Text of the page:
HomeAdvisor, an online home services marketplace, has signed a 43K SF lease at Vornado's 330 West 34th St., where it will relocate from 229 West 43rd St. Vornado owns the 689K SF office tower, and signed HomeAdvisor to a 10-year deal for the 10th floor. JLL's Steven Rotter repped HomeAdvisor.
Italian menswear designer Ermenegildo Zegna Corp. signed a 20K SF lease to occupy part of the sixth and all of the seventh floor at SL Green's 10 East 53rd St. SL Green is redeveloping the 37-story Midtown building, redoing the lobby, elevator cabs and public spaces. JLL's Don Preate repped Zegna while SL Green's David Kaufman repped the landlord in-house.
Arts and antiques merchant Hartman Rare Art renewed its 15K SF lease on the second floor of 515 Madison Ave., a 42-story Art Deco office building also known as the Dumont Building. Martin McGrath represented the building's owner, Newmark Holdings, and Hartman did not have a tenant broker. The asking rent in the deal was $85/SF.
SL Green closed on the sale of its majority stake in 102 Greene St. in SoHo. The retail property was valued at $43.5M and acquired by an anonymous buyer, which SL Green appears to be advising; the buyer's LLC is also registered to SL Green's Manhattan address.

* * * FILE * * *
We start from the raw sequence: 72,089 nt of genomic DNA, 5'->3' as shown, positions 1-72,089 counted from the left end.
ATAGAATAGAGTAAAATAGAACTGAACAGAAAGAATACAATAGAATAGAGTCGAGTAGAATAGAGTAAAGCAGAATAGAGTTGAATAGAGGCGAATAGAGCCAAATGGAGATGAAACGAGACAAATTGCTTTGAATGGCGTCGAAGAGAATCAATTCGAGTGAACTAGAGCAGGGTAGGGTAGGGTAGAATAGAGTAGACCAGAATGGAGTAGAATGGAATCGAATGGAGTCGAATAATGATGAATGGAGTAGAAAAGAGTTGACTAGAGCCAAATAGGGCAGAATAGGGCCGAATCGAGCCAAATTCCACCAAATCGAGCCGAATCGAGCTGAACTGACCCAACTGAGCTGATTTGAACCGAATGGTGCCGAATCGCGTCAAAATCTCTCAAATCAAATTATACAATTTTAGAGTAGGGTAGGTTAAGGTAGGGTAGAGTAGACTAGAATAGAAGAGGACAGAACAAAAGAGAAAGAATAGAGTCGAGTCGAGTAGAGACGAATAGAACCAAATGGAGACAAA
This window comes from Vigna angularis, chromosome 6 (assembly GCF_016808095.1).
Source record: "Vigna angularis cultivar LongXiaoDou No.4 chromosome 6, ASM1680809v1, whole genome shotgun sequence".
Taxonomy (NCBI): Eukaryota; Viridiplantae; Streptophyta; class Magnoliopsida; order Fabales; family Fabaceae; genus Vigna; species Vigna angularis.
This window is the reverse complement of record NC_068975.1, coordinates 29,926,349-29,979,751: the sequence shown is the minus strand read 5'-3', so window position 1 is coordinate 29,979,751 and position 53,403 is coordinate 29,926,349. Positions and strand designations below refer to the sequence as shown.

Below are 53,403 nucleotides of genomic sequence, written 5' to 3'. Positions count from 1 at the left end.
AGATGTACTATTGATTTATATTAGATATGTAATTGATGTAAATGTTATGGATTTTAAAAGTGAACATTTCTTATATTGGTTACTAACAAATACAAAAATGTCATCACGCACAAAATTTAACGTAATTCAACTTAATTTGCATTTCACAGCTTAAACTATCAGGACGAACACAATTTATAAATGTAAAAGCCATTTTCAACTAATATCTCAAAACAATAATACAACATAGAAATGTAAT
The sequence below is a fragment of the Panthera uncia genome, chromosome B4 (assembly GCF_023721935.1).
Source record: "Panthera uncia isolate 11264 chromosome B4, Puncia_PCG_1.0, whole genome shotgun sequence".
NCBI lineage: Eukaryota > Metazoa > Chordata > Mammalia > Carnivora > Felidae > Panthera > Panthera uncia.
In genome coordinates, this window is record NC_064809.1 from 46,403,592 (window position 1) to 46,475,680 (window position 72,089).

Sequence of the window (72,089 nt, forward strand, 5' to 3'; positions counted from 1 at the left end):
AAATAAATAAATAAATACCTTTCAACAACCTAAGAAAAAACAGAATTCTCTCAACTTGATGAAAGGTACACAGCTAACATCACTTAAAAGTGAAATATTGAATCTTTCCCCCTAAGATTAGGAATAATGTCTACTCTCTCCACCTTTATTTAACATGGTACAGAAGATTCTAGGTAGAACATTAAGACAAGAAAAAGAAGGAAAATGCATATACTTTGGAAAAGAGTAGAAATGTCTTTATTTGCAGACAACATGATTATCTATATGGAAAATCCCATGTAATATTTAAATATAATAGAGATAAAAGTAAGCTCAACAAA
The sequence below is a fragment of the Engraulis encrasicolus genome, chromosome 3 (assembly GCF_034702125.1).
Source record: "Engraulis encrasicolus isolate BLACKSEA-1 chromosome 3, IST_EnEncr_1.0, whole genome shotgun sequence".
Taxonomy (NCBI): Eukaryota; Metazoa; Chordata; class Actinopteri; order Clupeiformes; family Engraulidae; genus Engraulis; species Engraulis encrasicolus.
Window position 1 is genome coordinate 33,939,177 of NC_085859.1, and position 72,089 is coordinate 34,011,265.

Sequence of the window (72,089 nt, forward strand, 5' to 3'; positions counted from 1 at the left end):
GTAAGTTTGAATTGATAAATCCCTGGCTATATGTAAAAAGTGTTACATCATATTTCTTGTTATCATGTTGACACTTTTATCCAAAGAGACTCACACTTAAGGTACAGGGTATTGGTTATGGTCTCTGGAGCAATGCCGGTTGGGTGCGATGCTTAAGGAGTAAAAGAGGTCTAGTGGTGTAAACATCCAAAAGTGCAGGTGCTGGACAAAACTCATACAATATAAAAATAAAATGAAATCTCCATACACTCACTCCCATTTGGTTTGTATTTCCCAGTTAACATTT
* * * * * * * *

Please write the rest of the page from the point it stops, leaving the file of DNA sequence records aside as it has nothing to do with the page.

Italian real estate firm Est4te Four Capital sold six properties in Red Hook, where it had planned to build a new office complex, for a combined $110M. The buyer, Sitex Group, plans to renovate the buildings and keep them industrial, an asset in increasingly short supply in the five boroughs.
Circle F Capital closed on its $23M purchase of 22-43 Jackson Ave. in Long Island City, buying the property owned by the local Teamsters affiliate that had been located there. Circle F, run by the Friedman family, recently filed plans for 71 residential units in a new building at the site.
Unit 65A at Extell Development's One57 supertall condo project traded hands for $22.5M, representing a massive price chop from when the seller, an anonymous LLC, bought it from Gary Barnett's firm for $29.3M in 2014. The unit is 4,483 SF and was designed by Pritzker Prize-winning architects Atelier Christian de Portzamparc.